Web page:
Frontotemporal dementias (FTDs) are clinically, genetically and pathologically heterogeneous neurodegenerative disorders that affect the frontal and anterior temporal lobes of the brain. They are relatively common causes of young-onset dementia and usually present with behavioural disturbance (behavioural variant FTD) or language impairment (primary progressive aphasia), but there is also overlap with motor neurone disease and the atypical parkinsonian disorders, corticobasal syndrome and progressive supranuclear palsy. At post mortem, neuronal inclusions containing tau, TDP-43 or infrequently FUS protein are seen in most cases. However, a poor correlation between clinical syndrome and underlying pathology means that it is difficult to diagnose the underlying molecular basis using clinical criteria. At this point, biomarkers for the underlying pathology come into play. This paper provides a brief update on fluid biomarkers for FTDs that may be useful to dissect the underlying molecular changes in patients presenting with signs of frontal and/or temporal lobe dysfunction. The hope is that such biomarkers, together with genetics and imaging, would be useful in clinical trials of novel drug candidates directed against specific pathologies and, in the long run, helpful in clinical practice to select the most appropriate treatment at the right dose for individual patients.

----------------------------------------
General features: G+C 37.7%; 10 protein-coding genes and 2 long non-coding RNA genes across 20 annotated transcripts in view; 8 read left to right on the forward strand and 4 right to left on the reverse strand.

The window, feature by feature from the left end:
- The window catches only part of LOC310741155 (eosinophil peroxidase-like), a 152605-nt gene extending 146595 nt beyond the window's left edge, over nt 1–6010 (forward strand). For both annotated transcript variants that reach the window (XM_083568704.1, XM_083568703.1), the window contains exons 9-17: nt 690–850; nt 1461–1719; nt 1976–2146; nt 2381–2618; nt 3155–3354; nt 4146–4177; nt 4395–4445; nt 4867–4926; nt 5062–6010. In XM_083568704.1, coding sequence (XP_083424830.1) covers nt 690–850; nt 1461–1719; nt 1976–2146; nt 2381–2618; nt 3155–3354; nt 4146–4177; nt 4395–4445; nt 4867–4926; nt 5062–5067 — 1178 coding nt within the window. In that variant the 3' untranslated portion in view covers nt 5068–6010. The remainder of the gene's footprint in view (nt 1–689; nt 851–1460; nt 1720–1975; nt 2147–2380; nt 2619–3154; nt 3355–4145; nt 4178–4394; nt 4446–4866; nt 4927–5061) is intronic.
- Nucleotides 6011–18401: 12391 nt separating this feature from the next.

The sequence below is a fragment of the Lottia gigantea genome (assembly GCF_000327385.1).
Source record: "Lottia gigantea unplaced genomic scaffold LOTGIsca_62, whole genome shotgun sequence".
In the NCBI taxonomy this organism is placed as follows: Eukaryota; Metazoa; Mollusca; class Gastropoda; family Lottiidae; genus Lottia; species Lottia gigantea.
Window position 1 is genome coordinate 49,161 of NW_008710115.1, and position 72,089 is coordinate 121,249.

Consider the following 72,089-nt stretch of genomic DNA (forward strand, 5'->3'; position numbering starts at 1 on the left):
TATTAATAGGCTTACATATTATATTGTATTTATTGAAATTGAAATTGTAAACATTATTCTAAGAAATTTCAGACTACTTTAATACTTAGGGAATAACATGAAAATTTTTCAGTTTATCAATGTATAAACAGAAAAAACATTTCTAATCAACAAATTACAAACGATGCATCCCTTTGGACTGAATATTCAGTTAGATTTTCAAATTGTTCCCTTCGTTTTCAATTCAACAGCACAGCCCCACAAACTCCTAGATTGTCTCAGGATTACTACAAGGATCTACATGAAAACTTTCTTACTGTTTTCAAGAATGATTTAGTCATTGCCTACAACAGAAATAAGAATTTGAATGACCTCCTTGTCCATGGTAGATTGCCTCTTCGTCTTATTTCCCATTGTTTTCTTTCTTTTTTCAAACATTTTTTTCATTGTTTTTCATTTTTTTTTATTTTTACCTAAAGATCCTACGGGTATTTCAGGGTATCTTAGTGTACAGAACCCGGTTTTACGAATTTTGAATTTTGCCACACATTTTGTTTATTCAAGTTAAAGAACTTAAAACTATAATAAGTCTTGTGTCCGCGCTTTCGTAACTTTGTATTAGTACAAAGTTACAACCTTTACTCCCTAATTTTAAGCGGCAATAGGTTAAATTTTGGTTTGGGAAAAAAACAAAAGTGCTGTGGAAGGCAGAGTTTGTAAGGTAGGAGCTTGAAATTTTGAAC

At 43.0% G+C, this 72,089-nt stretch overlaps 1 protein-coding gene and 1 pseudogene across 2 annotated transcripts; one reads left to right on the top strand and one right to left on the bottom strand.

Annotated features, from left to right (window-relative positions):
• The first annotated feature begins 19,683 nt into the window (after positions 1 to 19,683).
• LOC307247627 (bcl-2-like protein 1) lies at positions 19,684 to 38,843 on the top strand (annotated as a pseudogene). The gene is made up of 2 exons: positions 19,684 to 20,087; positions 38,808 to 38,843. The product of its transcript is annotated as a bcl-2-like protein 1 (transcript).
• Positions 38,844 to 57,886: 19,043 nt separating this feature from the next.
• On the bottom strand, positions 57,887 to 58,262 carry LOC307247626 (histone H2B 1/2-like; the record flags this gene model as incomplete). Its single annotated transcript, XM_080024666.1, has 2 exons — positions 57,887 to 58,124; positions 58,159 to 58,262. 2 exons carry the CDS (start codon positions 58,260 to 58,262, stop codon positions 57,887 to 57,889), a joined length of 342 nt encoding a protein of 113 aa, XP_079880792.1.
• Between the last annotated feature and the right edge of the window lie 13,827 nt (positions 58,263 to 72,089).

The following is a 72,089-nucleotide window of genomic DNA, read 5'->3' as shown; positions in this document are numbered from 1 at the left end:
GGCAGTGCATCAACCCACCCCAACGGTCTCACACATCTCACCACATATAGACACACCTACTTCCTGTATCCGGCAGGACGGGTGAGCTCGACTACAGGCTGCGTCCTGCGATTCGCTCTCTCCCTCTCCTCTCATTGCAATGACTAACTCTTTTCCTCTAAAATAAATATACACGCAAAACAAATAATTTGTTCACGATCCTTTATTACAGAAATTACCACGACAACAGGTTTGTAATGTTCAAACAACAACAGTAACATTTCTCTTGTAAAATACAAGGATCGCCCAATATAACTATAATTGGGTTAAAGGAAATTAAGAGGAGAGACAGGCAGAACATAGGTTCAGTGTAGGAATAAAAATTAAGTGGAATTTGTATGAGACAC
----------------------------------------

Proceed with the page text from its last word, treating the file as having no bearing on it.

biomarkers, blood, cerebrospinal fluid, frontotemporal dementia,
Neuropathology and Applied Neurobiology
Department of Neurology

Zetterberg, H, van Swieten, J.C, Boxer, A.L, & Rohrer, J.D. (2018). Fluid biomarkers for frontotemporal dementias. Neuropathology and Applied Neurobiology. doi:10.1111/nan.12530